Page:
• PERACARID CRUSTACEANS FROM CAPE D’ AGUILAR AND HONG KONG, III. TANAIDACEA: TANAIDOMORPHA (pp. 103-142)
      R. N. Bamber and G. J. Bird

      Morton and Harper (1995) describe the general features of the Cape d’ Aguilar Marine Reserve, including its marine ecology, geology and topography. Bamber (1997) reported on the apseudomorph tanaidaceans collected at Cape d’ Aguilar between 11 and 19 April 1995, and described the sampling; this paper reports on the tanaidomorph tanaidacean material collected in 1995. Six species were represented, all of which are new to science and one represents a new genus.

      Additional material from Hong Kong’s New Territories (principally the Tolo Channel region) collected by A.S.Y. Mackie and others in 1986 and 1989 (Mackie et al. 1993) and held...

    • PYCNOGONIDS (ARTHROPODA: PYCNOGONIDA) FROM THE CAPE D’ AGUILAR MARINE RESERVE, HONG KONG (pp. 143-158)
      R. N. Bamber

      Morton and Harper (1995) describe the general features of the Cape d’ Aguilar Marine Reserve, including its marine ecology, geology and topography. The present paper reports on the pycnogonid material collected at Cape d’ Aguilar during April 1995.

      Previously only three pycnogonid species had been recorded from Hong Kong waters (Bamber 1992), Anoplodactylus glandulifer Stock, 1954, Tanystylum sinoabductus Bamber, 1992 and an unidentified juvenile Nymphon. Thirty-one species have been recorded from waters less than 70 m depth in the seas around Korea and the coast of China, although not including the two mentioned above (see Discussion).

      Between 11 and 19...

    • THE ARMINIDAE (MOLLUSCA: OPISTHOBRANCHIA) OF HONG KONG (pp. 159-187)
      K. R. Jensen

      Although numerous species of the nudibranch suborder Arminacea have been described, very little is known about their anatomy (Garcia and Garcia-Gomez 1990a,b). Most anatomical descriptions are more than 100 years old, e.g., Bergh (1866, 1874, 1880). Three species have been recorded from Hong Kong previously (Orr 1981; Lin 1990, 1992).

      During April 1995 numerous representatives of the Arminidae were collected in trawl samples from Hong Kong waters. These animals are anatomically described in the present study and their systematic affiliations discussed.

      Collection data are listed below for individual species. Collected specimens were relaxed in 8% MgCl₂ and fixed in 4%...

  8. THE CAPE D’ AGUILAR MARINE RESERVE
    • THE OLIGOCHAETA OF THE CAPE D’ AGUILAR MARINE RESERVE, HONG KONG (pp. 189-204)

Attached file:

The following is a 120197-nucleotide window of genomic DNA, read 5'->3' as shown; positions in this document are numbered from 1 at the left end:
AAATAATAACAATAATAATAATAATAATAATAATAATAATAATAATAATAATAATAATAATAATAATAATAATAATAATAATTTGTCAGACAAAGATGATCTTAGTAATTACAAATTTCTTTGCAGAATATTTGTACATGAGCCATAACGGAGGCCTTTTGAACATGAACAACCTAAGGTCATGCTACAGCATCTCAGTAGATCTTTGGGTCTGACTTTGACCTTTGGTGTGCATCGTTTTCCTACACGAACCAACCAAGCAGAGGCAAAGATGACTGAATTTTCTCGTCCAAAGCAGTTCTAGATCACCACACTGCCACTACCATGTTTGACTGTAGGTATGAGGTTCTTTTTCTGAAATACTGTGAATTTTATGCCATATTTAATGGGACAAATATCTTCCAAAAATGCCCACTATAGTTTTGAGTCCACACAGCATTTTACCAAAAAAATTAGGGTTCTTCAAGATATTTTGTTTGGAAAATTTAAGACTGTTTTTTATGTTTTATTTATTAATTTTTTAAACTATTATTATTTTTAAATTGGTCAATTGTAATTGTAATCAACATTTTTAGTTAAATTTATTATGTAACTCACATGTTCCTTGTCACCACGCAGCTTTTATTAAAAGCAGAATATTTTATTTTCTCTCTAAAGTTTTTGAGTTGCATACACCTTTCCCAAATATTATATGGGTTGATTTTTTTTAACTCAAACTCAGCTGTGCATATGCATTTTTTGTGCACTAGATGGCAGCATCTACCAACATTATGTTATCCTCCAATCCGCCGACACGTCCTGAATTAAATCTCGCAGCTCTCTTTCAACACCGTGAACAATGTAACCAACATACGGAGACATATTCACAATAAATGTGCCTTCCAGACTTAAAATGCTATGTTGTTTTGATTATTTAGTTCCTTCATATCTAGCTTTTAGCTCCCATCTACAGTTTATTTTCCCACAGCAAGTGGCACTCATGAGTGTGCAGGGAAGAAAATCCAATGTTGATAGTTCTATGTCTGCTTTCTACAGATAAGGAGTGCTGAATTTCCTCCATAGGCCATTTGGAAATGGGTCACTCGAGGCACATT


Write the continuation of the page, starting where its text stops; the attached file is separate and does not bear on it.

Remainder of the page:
C. Erséus and R. J. Diaz

      Hong Kong and the New Territories harbour a rich and abundant fauna of marine oligochaetes, mostly composed of microscopic, i.e. either meiofaunal or small macrofaunal, species (Erséus 1984, 1990a, 1992a, 1996a). To date, a total of 71 species have been recorded from the region. They represent a wide range of marine and brackishwater habitats, including sandy beaches, mangroves, and subtidal sandy and muddy bottoms. A particular study devoted to a limited area, Hoi Ha Wan, a small, little exposed, bay of about 3 km² in the New Territories, yielded 42 species (59%) of this fauna (Erséus 1992b; Sundberg et al....

    • PHYTAL MEIOFAUNA OF A ROCKY SHORE AT THE CAPE D’ AGUILAR MARINE RESERVE, HONG KONG (pp. 205-218)
      Zhang Zhinan, Zhou Hong and Clare-Louise Nightingale

      Phytal animals, including components of the macro-, meio- and microfauna, are important constituents of littoral and sublittoral food chains. Research on phytal meiofauna in seaweed communities has been carried out mainly in European and North and South American waters (Chilc). This has focused on taxonomy and faunal composition (Colman 1940; Dahl 1948; Wieser 1952, 1959; Ohm 1964; Hagerman 1966; Ott 1967; Hopper and Meyers 1967).

      Since the 1970s, there has been increasing interest in the biological productivity of shallow water ecosystems and coastal environmental quality. Studies on seaweed and related faunal communities are geographically widespread, for example, New Zealand (Coull...

    • THE DISTRIBUTION OF AHERMATYPIC CORALS AT CAPE D’ AGUILAR, HONG KONG (pp. 219-234)
      T. H. Clark

      Ahermatypic corals include representatives of the Gorgonoidea and Alcyonoidea (Cnidaria: Octocorallia), Antipatharia and Dendrophyllia (Hexacorallia). Being ahermatypic and not, therefore, requiring light for zooxanthellae photosynthesis, they are not confined to shallow, tropical, reefs and are more widely distributed than their hermatypic counterparts (Veron 1993). Octocorals are common and conspicuous on almost all coral reefs (Lasker and Coffroth 1983) with representatives of the Gorgonoidea having a cosmopolitan distribution, from polar to tropical seas and throughout the range of depths studied (Zou and Scott 1980). A1cyonoideans are one of the major sessile invertebrates of Indo-Pacific reefs (Cary 1931; Crossland 1938; Dai 1991)....